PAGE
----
In the second of four policy briefs for 2018, Transient Workers Count Too recommends that healthcare providers should have a duty to report to the Ministry of Manpower (MOM) when a migrant worker is issued more than three days medical leave or is hospitalised for 24 hours or longer. This should be in addition to the employer’s responsibility to do the same. For convenience, the proposal is referred to as “dual reporting”.

There are indications that workplace injuries are under-reported. This compromises our workplace safety statistics, and raises questions as to whether workers’ medical needs are appropriately addressed. The latter is important to ensure that employees return to work as early as possible, thus enhancing productivity.

The policy brief argues that:

Accurate statistics are important for policy makers to understand the incidence and causes of accidents, and to ensure preventive measures are in place.

Currently only employers are duty-bound to make such incident reports. But, as the policy brief argues:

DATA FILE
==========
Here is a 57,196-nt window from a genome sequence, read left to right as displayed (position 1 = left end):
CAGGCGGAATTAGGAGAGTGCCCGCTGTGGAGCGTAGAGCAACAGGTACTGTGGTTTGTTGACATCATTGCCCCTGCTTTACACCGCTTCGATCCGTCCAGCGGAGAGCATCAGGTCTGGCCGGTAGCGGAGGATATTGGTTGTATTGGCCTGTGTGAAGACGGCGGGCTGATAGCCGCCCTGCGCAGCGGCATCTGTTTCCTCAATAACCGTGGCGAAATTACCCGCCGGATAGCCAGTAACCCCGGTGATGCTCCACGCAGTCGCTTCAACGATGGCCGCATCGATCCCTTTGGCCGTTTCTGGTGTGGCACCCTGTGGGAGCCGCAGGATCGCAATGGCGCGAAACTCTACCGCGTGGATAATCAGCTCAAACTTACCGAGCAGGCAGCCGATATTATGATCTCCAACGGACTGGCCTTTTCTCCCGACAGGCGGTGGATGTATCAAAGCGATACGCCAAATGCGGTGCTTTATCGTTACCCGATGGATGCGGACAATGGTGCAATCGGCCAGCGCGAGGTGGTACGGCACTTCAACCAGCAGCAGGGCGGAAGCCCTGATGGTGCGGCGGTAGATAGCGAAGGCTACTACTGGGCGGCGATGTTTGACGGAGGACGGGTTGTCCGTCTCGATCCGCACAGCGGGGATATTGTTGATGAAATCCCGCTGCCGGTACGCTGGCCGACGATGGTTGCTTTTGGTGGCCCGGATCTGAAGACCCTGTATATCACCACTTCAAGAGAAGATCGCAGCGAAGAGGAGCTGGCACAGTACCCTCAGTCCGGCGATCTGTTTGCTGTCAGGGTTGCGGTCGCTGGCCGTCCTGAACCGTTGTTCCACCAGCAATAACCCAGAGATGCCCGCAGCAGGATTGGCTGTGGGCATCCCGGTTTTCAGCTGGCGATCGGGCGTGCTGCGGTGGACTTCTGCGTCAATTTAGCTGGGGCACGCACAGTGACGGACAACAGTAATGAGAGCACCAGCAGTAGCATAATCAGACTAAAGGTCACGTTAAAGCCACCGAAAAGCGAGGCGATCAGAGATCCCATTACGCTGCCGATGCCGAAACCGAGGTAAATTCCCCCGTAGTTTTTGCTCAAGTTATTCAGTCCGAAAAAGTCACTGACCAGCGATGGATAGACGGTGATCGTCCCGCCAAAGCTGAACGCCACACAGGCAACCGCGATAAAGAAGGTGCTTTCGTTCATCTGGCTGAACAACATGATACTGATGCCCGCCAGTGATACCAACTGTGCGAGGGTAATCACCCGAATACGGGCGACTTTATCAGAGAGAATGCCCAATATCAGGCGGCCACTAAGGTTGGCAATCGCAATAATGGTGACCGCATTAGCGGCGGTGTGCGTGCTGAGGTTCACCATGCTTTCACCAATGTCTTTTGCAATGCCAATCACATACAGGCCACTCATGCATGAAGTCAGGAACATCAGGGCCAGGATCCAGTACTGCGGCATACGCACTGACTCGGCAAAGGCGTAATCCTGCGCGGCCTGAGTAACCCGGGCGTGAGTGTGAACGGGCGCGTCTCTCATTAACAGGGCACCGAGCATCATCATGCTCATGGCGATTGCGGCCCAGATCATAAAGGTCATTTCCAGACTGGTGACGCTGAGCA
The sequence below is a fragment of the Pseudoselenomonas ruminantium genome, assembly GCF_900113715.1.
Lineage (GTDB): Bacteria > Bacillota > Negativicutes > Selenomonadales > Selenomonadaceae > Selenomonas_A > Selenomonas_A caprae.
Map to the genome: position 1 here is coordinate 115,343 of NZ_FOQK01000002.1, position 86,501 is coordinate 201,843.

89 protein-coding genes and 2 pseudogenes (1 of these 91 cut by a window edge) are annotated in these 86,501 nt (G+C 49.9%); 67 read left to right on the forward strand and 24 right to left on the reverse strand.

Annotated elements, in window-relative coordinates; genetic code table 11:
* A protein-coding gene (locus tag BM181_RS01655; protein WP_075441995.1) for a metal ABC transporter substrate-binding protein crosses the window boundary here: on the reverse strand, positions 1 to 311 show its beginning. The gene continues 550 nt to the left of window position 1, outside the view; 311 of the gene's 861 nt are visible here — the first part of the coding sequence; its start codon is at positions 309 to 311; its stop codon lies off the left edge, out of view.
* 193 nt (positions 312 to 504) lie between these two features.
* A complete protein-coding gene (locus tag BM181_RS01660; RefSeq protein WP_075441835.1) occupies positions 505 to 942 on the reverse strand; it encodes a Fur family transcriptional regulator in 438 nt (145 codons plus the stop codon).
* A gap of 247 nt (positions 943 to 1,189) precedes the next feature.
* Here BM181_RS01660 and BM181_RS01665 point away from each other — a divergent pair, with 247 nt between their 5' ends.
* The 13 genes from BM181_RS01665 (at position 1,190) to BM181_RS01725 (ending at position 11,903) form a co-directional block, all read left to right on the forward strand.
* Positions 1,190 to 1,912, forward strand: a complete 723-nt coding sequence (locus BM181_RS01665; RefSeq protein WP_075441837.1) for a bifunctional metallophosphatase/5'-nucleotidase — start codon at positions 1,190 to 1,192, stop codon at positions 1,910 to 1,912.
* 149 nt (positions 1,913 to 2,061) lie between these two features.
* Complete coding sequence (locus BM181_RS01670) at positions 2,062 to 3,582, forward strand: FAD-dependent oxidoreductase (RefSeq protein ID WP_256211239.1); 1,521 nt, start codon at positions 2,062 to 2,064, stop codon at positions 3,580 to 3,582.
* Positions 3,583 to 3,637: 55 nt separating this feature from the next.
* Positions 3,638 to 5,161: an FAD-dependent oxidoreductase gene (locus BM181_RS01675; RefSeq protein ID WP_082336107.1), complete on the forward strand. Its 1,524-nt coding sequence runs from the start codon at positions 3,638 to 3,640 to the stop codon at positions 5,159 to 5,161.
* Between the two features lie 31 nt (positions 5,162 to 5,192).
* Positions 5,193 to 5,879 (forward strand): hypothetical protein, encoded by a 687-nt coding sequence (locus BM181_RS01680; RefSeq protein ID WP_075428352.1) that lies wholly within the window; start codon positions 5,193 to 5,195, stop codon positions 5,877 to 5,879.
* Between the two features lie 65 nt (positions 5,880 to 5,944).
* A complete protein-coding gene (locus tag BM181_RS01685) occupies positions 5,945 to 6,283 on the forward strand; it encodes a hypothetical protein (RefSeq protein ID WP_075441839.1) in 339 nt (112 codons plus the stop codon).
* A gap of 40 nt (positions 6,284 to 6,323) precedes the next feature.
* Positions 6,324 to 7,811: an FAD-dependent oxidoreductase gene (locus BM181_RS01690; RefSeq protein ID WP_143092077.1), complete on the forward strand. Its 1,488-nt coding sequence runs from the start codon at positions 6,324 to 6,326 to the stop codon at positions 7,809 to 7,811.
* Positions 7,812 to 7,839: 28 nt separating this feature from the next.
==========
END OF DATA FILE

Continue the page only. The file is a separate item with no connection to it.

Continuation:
In practice, employers face disincentives to report workplace injuries due to concerns about jeopardizing the company’s safety record, which might result in the company being asked to stop work. The stop-work penalty is intended to encourage safe workplace practices but becomes an obstacle to obtaining accurate information on workplace safety and implementing corrective action.

Employers may also hope that by not reporting reporting an injury, they can have better control over medical costs, e.g. through active denial of medical care.

While the current system allows workers themselves to make incident reports,

Workers report that they are discouraged from reporting their injuries by employers’ threats of job loss, repatriation, or retaliation.

Given the weaknesses of the existing system, making it mandatory for healthcare providers to report is the way to go. This would be in line with the International Labour Organization’s best practices for national injury reporting systems.

The two-page policy brief (in pdf) can be downloaded by clicking the icon at right.